Grandma (Anna Mary Robertson) Moses had a few years on Lucy Rubin, but Rubin can claim similarities to the artist, having gained recognition in her mature years as an inspired, self-taught folk painter. Rubin’s work shares what The New York Times celebrated in Moses: “simple realism, nostalgic atmosphere and luminous color.” These qualities are on joyful display in this week’s cover art, from a 24” x 18” acrylic Rubin calls “Main Beach, East Hampton.” Rubin is irrepressibly optimistic, “thrilled” and humbly thankful for so much attention, but she nonetheless points to details that the cropped cover version leaves out. These include a little nude lady (“I always have one of these”) near the pavilion, a small yellow plane gliding by and many more figures happily cavorting on the beach and in the ocean, including a young man who seems to be kite flying on a surfboard that’s aimed at an older man who’s waist deep in the water and reaching toward a woman. That man is based on her beloved husband, and head cheerleader, Gene. “I said, forget it, you’re not getting that blonde.” The point of view is interesting—we survey the scene as if from a boat way out in the water.
Though you’ve had no formal training, have you worked “creatively” most of your life?
I feel like I’ve won the Triple Crown without ever having taken Art 101, but over the years I always did arts and crafts, especially when my kids were in school. I’m a widow, and three years ago, after I moved to Boynton Beach in Florida, I assisted a wonderful man who was making costumes for a local community show. It was Gene [a widower]. We got married this past December, and now when we come north for the summer and are on our boat in Three Mile Harbor, I do art from there. I also look at art books in the library and get others from LVIS [East Hampton’s Ladies Village Improvement Society]. A lot of what I do is from pictures in books and from my imagination—birds, flowers, portraits. I’m now studying for a second year at The Art Barge with Linda Capello, and I’m so excited to be doing figures.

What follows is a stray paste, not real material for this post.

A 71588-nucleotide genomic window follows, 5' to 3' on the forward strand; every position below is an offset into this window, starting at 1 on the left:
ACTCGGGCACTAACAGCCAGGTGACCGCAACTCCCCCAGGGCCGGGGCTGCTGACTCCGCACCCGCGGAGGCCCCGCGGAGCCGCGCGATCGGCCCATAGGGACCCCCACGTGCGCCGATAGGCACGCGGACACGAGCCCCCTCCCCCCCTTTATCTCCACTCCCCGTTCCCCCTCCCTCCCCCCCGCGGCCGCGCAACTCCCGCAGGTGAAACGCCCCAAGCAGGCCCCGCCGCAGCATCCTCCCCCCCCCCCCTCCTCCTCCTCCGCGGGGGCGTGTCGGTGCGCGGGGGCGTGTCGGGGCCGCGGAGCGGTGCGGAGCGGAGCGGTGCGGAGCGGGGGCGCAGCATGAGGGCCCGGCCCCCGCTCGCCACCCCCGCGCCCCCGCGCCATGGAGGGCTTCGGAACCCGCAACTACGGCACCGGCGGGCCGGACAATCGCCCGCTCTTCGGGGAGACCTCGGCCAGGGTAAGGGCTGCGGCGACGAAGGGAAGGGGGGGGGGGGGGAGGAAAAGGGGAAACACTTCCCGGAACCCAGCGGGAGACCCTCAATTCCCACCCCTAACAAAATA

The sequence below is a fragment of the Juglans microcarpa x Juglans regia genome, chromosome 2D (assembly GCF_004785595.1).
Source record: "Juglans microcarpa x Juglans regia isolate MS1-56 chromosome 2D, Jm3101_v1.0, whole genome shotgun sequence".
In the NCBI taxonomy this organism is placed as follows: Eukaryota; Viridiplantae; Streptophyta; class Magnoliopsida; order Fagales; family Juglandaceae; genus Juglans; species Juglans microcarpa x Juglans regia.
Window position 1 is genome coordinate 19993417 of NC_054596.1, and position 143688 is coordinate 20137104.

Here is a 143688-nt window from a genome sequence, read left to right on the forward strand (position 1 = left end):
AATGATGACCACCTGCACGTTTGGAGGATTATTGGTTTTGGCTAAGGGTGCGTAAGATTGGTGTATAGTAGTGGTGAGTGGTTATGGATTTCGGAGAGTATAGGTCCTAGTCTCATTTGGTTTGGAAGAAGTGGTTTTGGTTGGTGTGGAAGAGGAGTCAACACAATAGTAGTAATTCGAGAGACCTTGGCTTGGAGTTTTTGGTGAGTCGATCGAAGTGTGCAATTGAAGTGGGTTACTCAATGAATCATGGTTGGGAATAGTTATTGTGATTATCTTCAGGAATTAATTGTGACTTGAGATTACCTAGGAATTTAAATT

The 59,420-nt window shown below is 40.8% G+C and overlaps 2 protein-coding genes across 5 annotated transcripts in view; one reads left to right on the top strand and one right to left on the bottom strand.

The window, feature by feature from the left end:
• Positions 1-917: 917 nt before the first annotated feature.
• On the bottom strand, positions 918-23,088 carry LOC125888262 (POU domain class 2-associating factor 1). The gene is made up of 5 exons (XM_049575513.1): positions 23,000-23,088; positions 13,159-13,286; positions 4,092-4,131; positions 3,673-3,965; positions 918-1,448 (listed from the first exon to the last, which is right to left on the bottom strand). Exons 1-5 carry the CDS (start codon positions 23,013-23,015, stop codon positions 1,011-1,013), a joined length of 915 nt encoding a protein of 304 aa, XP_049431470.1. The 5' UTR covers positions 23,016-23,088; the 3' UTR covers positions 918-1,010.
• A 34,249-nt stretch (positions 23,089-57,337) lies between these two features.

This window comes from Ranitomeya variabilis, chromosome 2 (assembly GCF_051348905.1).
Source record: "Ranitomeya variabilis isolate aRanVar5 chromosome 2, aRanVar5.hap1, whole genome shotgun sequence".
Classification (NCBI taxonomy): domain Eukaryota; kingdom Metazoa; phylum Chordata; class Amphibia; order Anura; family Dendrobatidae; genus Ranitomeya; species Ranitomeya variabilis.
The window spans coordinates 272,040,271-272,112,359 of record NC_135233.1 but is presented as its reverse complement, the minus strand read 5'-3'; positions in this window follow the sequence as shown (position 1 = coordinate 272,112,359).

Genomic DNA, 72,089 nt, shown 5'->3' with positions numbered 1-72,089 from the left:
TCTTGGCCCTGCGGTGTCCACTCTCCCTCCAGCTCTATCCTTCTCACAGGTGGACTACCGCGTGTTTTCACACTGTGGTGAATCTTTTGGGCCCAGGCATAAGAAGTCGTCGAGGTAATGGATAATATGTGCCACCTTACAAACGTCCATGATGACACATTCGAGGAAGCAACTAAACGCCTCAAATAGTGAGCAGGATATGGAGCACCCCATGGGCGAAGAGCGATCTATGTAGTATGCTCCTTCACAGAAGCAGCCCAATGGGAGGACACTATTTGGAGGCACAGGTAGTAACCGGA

What would you say to others of a certain age about taking up art?
Do it! It’s never too late, especially if you live out here, where there’s so much beauty. For many years I also lived in Stony Brook, near nature. I sketch all the time. Waxy pencils and sketchbooks are always with me. I get carried away, but drawing, painting, bring me such joy. Just draw what you see, I’d say, and you’ll find your own style. I feel happy, lucky, blessed that I’ve found mine. Of course, who knows what direction I may take. I feel like a kid in a candy store, I have so much to learn. I really like the course I’m taking with Linda, and I’m happy that my children encourage me. Two are musicians and often work with Billy Joel. So there’s a family love of creativity in the family. It was my daughter who pointed out the folk art aspect of my work. Gene does all my framing.
How did “Main Beach, East Hampton” come about?
I started taking pictures of Main Beach a couple of years ago, blowing up certain features and studying them. I knew I wanted the building across the top, I just felt it. As for the point of view that would suggest I was in a boat in the water and looking toward the building, well, it was in my mind. Then I started adding people. I think of myself as a spiritual person, and I’m always open to inspiration.
Lucy Rubin’s “Atlantic Beach Hut,” recently on display at the Artists Alliance show at Ashawagh Hall, will be in the Guild Hall Clothesline Art Sale, August 1, 9 a.m.–5 p.m., along with four other pieces.